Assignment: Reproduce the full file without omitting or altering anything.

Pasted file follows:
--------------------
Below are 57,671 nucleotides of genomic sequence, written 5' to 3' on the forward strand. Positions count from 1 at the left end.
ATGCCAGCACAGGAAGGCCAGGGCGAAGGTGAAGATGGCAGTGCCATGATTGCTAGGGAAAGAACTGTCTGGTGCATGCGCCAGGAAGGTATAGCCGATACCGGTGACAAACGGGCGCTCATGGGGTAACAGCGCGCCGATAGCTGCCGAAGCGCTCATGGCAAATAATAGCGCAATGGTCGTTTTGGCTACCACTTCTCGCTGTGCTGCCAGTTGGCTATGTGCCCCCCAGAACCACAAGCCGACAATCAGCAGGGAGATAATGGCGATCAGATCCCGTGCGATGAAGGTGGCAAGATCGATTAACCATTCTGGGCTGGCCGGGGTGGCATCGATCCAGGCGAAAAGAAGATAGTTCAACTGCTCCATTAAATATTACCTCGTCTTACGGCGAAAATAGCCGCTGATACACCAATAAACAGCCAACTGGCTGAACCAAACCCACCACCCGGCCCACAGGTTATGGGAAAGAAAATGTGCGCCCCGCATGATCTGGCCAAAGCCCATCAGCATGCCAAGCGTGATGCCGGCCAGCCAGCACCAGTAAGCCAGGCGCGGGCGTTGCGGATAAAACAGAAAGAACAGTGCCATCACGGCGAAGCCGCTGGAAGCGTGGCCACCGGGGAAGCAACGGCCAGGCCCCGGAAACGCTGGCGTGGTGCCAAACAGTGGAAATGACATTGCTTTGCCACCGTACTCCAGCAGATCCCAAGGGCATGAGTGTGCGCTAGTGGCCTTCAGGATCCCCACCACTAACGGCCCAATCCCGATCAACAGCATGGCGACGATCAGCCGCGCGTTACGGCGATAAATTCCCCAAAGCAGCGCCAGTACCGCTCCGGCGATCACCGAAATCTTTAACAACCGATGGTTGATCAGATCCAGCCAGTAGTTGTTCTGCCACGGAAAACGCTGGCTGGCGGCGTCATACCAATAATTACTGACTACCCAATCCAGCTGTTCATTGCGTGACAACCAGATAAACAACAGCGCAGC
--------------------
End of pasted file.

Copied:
Below are 57,671 nucleotides of genomic sequence, written 5' to 3' on the forward strand. Positions count from 1 at the left end.
ATGCCAGCACAGGAAGGCCAGGGCGAAGGTGAAGATGGCAGTGCCATGATTGCTAGGGAAAGAACTGTCTGGTGCATGCGCCAGGAAGGTATAGCCGATACCGGTGACAAACGGGCGCTCATGGGGTAACAGCGCGCCGATAGCTGCCGAAGCGCTCATGGCAAATAATAGCGCAATGGTCGTTTTGGCTACCACTTCTCGCTGTGCTGCCAGTTGGCTATGTGCCCCCCAGAACCACAAGCCGACAATCAGCAGGGAGATAATGGCGATCAGATCCCGTGCGATGAAGGTGGCAAGATCGATTAACCATTCTGGGCTGGCCGGGGTGGCATCGATCCAGGCGAAAAGAAGATAGTTCAACTGCTCCATTAAATATTACCTCGTCTTACGGCGAAAATAGCCGCTGATACACCAATAAACAGCCAACTGGCTGAACCAAACCCACCACCCGGCCCACAGGTTATGGGAAAGAAAATGTGCGCCCCGCATGATCTGGCCAAAGCCCATCAGCATGCCAAGCGTGATGCCGGCCAGCCAGCACCAGTAAGCCAGGCGCGGGCGTTGCGGATAAAACAGAAAGAACAGTGCCATCACGGCGAAGCCGCTGGAAGCGTGGCCACCGGGGAAGCAACGGCCAGGCCCCGGAAACGCTGGCGTGGTGCCAAACAGTGGAAATGACATTGCTTTGCCACCGTACTCCAGCAGATCCCAAGGGCATGAGTGTGCGCTAGTGGCCTTCAGGATCCCCACCACTAACGGCCCAATCCCGATCAACAGCATGGCGACGATCAGCCGCGCGTTACGGCGATAAATTCCCCAAAGCAGCGCCAGTACCGCTCCGGCGATCACCGAAATCTTTAACAACCGATGGTTGATCAGATCCAGCCAGTAGTTGTTCTGCCACGGAAAACGCTGGCTGGCGGCGTCATACCAATAATTACTGACTACCCAATCCAGCTGTTCATTGCGTGACAACCAGATAAACAACAGCGCAGC